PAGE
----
SZA Says She Wanted To Sign With Odd Future Instead Of TDE

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SZA Says She Wanted To Sign With Odd Future Instead Of TDE


At the end of last year, SZA released her long-awaited album SOS. The LP proved to be an absolute blockbuster; it only just fell out of the #1 spot two days ago. In a couple of weeks, SZA will embark on her first arena tour. SZA is a genuine pop star now, but she doesn’t really carry herself like one. SZA generally seems shy and withdrawn, and she rarely does interviews. Today, though, the veteran music journalist and Shine Bright: A Very Personal History Of Black Women In Pop author Danyel Smith has published a long, sprawling New York Times profile on SZA, and it includes some fascinating bits of information.

Before I get to aggregating, I should tell you that the full SZA is beautifully written, and it’s well worth your time. This isn’t a newsy interview; instead, it’s about SZA’s place in the great lineage of Black women in pop and about how SZA feels about ascending to this new level. But there’s one anecdote in there that I hadn’t heard, and it opens up whole new alternate-universe what-ifs.

In 2013, SZA signed with TDE, the label that gave us artists like Kendrick Lamar and Schoolboy Q. SZA was the first woman on the TDE roster, and she’s sometimes had a contentious relationship with the label; SOS came out a few months after SZA got into a public dispute with label head and manager Punch. Two years before she signed with TDE, SZA met the label people in New York. She was interning for the fashion label 10.Deep, and she delivered them some clothes. Punch heard hear music for the first time then, but SZA didn’t sign with TDE immediately. Instead, she released mixtapes on her own, and she had hopes of joining a different ascendant California-based rap crew.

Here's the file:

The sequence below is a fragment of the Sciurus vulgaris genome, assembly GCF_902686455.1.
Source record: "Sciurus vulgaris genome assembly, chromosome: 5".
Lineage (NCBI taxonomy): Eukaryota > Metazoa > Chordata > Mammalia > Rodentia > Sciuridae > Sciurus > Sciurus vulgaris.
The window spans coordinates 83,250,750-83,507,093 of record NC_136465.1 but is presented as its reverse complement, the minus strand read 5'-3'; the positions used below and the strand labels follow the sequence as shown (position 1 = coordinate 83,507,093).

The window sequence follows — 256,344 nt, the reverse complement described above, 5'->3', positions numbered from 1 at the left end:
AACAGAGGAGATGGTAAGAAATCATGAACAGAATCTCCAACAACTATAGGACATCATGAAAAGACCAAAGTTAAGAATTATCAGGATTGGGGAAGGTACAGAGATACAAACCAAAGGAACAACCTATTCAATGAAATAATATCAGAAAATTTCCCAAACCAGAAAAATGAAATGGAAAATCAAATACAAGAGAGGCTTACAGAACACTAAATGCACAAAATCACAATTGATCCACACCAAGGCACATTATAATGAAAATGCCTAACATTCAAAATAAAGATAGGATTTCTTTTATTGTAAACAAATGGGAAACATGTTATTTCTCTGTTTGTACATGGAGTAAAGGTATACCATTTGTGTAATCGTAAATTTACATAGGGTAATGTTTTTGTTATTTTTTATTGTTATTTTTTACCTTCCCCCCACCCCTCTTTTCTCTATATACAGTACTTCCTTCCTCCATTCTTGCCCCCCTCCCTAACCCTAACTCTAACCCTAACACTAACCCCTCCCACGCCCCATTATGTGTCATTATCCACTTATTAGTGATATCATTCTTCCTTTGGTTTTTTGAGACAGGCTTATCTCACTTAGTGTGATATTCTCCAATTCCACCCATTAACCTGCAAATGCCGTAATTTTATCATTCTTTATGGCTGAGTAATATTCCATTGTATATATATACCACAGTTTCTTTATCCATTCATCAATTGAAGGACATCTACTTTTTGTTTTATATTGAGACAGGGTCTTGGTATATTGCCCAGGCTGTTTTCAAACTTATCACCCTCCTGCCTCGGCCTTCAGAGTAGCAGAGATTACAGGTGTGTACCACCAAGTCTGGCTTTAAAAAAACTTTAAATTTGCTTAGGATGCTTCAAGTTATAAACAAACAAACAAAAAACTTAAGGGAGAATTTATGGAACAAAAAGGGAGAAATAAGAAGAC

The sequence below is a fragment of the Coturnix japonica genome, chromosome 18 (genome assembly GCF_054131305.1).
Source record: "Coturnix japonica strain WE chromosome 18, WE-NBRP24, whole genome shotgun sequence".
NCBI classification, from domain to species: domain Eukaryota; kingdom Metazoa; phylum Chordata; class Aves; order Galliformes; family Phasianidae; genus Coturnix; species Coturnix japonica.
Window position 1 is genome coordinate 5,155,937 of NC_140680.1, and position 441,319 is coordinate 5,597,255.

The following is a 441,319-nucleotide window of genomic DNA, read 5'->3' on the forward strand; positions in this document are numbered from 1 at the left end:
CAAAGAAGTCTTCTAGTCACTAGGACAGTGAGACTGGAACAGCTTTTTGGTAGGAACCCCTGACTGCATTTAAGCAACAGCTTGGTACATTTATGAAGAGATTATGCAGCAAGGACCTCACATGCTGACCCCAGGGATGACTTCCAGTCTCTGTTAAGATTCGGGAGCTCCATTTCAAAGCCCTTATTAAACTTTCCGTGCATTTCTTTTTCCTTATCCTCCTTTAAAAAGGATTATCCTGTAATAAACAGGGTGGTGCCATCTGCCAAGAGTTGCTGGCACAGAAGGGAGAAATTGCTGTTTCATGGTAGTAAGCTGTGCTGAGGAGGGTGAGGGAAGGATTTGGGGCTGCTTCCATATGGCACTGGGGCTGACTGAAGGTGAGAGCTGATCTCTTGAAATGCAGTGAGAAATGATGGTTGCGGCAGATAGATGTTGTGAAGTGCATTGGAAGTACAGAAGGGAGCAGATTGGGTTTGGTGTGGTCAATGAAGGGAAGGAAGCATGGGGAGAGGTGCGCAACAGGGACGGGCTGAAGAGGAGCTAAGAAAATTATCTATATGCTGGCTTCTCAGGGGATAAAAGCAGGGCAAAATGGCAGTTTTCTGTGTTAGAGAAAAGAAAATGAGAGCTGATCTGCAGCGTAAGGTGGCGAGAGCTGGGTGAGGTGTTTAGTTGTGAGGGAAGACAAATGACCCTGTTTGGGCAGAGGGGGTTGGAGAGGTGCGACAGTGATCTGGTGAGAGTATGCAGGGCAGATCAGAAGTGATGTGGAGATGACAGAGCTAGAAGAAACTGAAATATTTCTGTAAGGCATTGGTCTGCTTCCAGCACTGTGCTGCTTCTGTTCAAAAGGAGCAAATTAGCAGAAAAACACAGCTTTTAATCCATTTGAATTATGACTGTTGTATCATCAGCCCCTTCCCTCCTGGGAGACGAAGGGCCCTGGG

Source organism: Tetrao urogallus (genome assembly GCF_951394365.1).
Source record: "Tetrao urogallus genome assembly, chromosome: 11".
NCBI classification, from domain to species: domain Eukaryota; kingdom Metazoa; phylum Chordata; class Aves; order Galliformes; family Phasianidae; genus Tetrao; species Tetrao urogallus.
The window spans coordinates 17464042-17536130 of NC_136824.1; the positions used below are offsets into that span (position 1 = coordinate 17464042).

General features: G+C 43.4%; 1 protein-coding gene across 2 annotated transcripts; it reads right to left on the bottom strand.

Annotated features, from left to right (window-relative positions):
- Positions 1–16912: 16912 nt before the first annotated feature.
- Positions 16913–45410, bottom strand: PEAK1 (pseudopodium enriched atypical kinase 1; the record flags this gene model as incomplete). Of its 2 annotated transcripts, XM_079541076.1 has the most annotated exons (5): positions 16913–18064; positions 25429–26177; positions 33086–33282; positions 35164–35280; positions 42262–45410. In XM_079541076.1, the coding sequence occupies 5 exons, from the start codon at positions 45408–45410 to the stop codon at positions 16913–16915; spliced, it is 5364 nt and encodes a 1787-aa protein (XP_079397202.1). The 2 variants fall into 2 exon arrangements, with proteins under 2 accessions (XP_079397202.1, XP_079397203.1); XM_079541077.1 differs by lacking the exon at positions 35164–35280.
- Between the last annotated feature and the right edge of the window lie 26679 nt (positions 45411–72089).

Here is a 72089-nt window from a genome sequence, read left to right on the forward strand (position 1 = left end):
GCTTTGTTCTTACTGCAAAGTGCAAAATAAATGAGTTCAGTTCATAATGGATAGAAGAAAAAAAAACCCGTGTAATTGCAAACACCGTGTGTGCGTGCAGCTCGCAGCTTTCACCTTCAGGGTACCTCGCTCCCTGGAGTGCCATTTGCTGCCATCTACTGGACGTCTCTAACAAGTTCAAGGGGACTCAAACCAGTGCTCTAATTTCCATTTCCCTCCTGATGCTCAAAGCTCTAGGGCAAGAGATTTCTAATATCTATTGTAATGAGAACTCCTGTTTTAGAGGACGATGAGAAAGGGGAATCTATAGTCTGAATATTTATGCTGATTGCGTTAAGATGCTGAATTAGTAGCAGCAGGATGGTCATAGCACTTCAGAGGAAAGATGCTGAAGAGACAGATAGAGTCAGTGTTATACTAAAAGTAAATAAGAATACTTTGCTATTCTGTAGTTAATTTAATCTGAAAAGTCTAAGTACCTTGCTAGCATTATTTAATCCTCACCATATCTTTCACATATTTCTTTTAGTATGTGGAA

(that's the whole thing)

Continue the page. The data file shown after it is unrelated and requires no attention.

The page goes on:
In the New York Times profile, SZA says, “Quiet as it’s kept, I wanted to be with, like, Odd Future. I felt more like a Clancy girl” — referring to Odd Future manager Christian Clancy. On her early mixtapes, SZA sang over instrumentals from producer and former Odd Future member Brandun DeShay. When SZA moved to Los Angeles, she would hang out with the TDE crew and with Mac Miller, another Clancy client. But she ultimately signed with TDE because, as she says, “Punch believed in me.”

The Times piece also has a great story about SZA doing gymnastics while being booed at a high-school pep rally in New Jersey. She also discusses how the music industry tends to value Black musicians “who play 50 instruments, went to all the right schools, did all the right programs and talked to all the right people. I don’t like that. Black excellence is NBA YoungBoy putting out projects and speaking his heart and screaming into a microphone.”

SZA also discusses the uncertainty that she felt when SOS was about to come out: “I don’t expect anything. I’m ready for the hate, or backlash, or disappointment… I’m not expecting people to be like, ‘Oh, my God, this album is so good.’ I’m expecting people to be like, ‘Y’all hyped this bitch up too much.’” And she talks about not fitting into any particular genre: “People just sweep me into this conversation of R&B, and like — whatever. It’s like, yeah, but I can do so much more. I can do anything… That’s what makes a pop star — when they can do multifaceted, and it all hits.”

Read the full profile here.

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